Public SafetyYou can make a difference here.
Vermont’s rural villages, suburban towns, and small cities have different needs when it comes to public safety, but they share one goal: keeping Vermonters safe. Whether professional or volunteer, you can find fulfilling public safety and service opportunities in Vermont.
SAFEST STATE IN THE U.S.
PUBLIC SAFETY AGENCIES STATEWIDE
AMBULANCE & FIRST RESPONDER AGENCIES STATEWIDE
The landscape of public safety in Vermont is a lot like our actual landscape—there’s a wide range of terrain.
Whether professional or volunteer, you can find fulfilling public safety and service opportunities in Vermont.
Rooted in a community policing philosophy, Vermont law enforcement takes many forms. The Vermont State Police operate statewide, and are the primary police force for over 200 Vermont towns and more than half of Vermont’s population. Many of Vermont’s larger municipalities have their own police departments, with officers trained at the Vermont Police Academy. Municipal forces also receive support from a network of sheriffs and local constables.
Law enforcement opportunities in Vermont aren’t limited to policing. Search and rescue special teams keep Vermonters safe in our wild spaces and game wardens protect our wildlife. The Vermont Forensics Lab, Crime Information Center, and Radio Technology Services provide critical support for crime investigation, prevention, and security infrastructure. The Vermont Homeland Security Unit and Intelligence Center work together on threats and hazards as well as counterterrorism. In the private sector, firms like Margolis Healy provide security consulting services for schools, workplaces, and communities.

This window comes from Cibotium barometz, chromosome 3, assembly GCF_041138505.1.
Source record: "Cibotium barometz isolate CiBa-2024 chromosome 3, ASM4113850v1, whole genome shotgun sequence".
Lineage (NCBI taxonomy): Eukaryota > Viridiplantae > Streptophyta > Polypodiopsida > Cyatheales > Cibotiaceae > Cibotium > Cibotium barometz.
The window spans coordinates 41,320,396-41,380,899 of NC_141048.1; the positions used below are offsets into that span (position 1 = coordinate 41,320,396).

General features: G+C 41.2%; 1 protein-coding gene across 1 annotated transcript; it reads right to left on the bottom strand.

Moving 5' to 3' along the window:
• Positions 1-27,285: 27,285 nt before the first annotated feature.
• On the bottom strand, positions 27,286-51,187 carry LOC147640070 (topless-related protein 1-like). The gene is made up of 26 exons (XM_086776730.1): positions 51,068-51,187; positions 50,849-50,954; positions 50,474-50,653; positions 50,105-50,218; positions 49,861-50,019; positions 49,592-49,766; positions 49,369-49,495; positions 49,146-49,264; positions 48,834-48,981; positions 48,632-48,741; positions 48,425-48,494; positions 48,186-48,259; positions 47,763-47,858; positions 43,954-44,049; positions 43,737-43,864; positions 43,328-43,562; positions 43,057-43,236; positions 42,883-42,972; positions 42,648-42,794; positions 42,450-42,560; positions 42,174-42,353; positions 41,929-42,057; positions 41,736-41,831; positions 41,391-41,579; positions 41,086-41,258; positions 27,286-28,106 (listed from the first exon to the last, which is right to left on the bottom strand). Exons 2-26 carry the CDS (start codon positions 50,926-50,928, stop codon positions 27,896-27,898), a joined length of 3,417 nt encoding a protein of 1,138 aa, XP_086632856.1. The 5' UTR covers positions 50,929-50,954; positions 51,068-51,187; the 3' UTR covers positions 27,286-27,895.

In 2011, Topical Storm Irene hit Vermont with a fury not seen since the early 20th century, and Vermont’s Emergency Management system met the challenge. VEM focuses on community preparedness and training, encompassing everything from weather-related events to school safety.
For fire safety, most Vermont communities have fire stations staffed by dedicated volunteer firefighters trained by the Vermont Fire Academy.
The state’s Division of Fire Safety also provides services like fire safety education, code enforcement, hazmat response, and urban search and rescue. Emergency Medical Services agencies, municipal rescue departments, and private EMS services exist throughout the state and are supported by the Vermont Emergency Medical Services System.
Volunteerism is an essential part of Vermont’s public safety and social services landscape. In fact, Vermont ranks 16th in the nation for our volunteer rate, donating 16.1 million hours of volunteer time annually. Much of that volunteerism takes place in the human services sector and intersects with public safety. Groups like the Medical Reserve Corps bolster Vermont’s health sector, particularly during unprecedented public emergencies like the Covid-19 pandemic.
There are many options in Vermont to pursue the education and training needed to be a part of the public safety and service realm. In addition to the Vermont Police Academy and Fire Academy, there’s training for EMS professionals both at Vermont Technical College and the Vermont Department of Health. Norwich University and Champlain College provide nationally recognized training for cybersecurity professionals, while the Community College of Vermont provides entry-level certification. Criminal justice and criminology degrees are available at several Vermont colleges.
Interested in the public safety sector but don’t know where to start?
Visit our jobs board to search for job openings in Vermont: